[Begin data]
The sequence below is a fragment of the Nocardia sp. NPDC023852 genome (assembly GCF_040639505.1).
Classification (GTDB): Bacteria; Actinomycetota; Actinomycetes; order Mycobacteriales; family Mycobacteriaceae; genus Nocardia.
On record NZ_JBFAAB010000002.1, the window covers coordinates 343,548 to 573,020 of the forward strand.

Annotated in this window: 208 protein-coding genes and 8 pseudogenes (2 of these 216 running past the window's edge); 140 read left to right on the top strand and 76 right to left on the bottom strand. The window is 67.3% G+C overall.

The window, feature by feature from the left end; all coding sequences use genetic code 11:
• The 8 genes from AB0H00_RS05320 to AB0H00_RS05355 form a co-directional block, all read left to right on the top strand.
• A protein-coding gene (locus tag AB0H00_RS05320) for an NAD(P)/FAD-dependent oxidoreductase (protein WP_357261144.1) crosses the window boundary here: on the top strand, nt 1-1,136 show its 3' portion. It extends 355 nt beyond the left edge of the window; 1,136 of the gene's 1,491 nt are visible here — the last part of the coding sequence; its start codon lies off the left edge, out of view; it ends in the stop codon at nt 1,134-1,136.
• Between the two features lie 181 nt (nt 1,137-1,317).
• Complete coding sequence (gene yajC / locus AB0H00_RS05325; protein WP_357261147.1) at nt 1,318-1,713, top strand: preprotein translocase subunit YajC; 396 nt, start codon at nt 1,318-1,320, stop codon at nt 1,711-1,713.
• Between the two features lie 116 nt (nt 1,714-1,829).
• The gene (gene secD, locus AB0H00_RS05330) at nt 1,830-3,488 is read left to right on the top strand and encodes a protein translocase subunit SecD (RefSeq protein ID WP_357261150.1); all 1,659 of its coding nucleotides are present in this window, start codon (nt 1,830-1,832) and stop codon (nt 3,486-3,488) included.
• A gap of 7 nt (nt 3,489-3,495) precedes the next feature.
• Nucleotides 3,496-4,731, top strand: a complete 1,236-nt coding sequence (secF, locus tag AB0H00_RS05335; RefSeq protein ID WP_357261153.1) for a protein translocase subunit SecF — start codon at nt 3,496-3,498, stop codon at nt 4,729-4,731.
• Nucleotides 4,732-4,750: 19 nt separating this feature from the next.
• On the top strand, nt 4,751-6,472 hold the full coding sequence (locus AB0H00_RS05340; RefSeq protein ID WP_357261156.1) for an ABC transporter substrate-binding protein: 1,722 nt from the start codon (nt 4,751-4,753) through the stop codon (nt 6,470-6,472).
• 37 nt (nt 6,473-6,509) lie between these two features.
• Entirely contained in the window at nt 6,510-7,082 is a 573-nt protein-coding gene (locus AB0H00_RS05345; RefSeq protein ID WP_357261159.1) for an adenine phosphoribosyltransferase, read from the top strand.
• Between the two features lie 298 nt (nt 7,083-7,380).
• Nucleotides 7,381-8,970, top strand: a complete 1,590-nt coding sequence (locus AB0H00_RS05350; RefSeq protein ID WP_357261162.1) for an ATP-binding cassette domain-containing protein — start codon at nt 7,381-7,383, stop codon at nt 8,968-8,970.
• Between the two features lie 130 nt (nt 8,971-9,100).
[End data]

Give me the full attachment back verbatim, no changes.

The sequence below is a fragment of the Nocardia sp. NPDC023852 genome (assembly GCF_040639505.1).
Classification (GTDB): Bacteria; Actinomycetota; Actinomycetes; order Mycobacteriales; family Mycobacteriaceae; genus Nocardia.
On record NZ_JBFAAB010000002.1, the window covers coordinates 343,548 to 573,020 of the forward strand.

Annotated in this window: 208 protein-coding genes and 8 pseudogenes (2 of these 216 running past the window's edge); 140 read left to right on the top strand and 76 right to left on the bottom strand. The window is 67.3% G+C overall.

The window, feature by feature from the left end; all coding sequences use genetic code 11:
• The 8 genes from AB0H00_RS05320 to AB0H00_RS05355 form a co-directional block, all read left to right on the top strand.
• A protein-coding gene (locus tag AB0H00_RS05320) for an NAD(P)/FAD-dependent oxidoreductase (protein WP_357261144.1) crosses the window boundary here: on the top strand, nt 1-1,136 show its 3' portion. It extends 355 nt beyond the left edge of the window; 1,136 of the gene's 1,491 nt are visible here — the last part of the coding sequence; its start codon lies off the left edge, out of view; it ends in the stop codon at nt 1,134-1,136.
• Between the two features lie 181 nt (nt 1,137-1,317).
• Complete coding sequence (gene yajC / locus AB0H00_RS05325; protein WP_357261147.1) at nt 1,318-1,713, top strand: preprotein translocase subunit YajC; 396 nt, start codon at nt 1,318-1,320, stop codon at nt 1,711-1,713.
• Between the two features lie 116 nt (nt 1,714-1,829).
• The gene (gene secD, locus AB0H00_RS05330) at nt 1,830-3,488 is read left to right on the top strand and encodes a protein translocase subunit SecD (RefSeq protein ID WP_357261150.1); all 1,659 of its coding nucleotides are present in this window, start codon (nt 1,830-1,832) and stop codon (nt 3,486-3,488) included.
• A gap of 7 nt (nt 3,489-3,495) precedes the next feature.
• Nucleotides 3,496-4,731, top strand: a complete 1,236-nt coding sequence (secF, locus tag AB0H00_RS05335; RefSeq protein ID WP_357261153.1) for a protein translocase subunit SecF — start codon at nt 3,496-3,498, stop codon at nt 4,729-4,731.
• Nucleotides 4,732-4,750: 19 nt separating this feature from the next.
• On the top strand, nt 4,751-6,472 hold the full coding sequence (locus AB0H00_RS05340; RefSeq protein ID WP_357261156.1) for an ABC transporter substrate-binding protein: 1,722 nt from the start codon (nt 4,751-4,753) through the stop codon (nt 6,470-6,472).
• 37 nt (nt 6,473-6,509) lie between these two features.
• Entirely contained in the window at nt 6,510-7,082 is a 573-nt protein-coding gene (locus AB0H00_RS05345; RefSeq protein ID WP_357261159.1) for an adenine phosphoribosyltransferase, read from the top strand.
• Between the two features lie 298 nt (nt 7,083-7,380).
• Nucleotides 7,381-8,970, top strand: a complete 1,590-nt coding sequence (locus AB0H00_RS05350; RefSeq protein ID WP_357261162.1) for an ATP-binding cassette domain-containing protein — start codon at nt 7,381-7,383, stop codon at nt 8,968-8,970.
• Between the two features lie 130 nt (nt 8,971-9,100).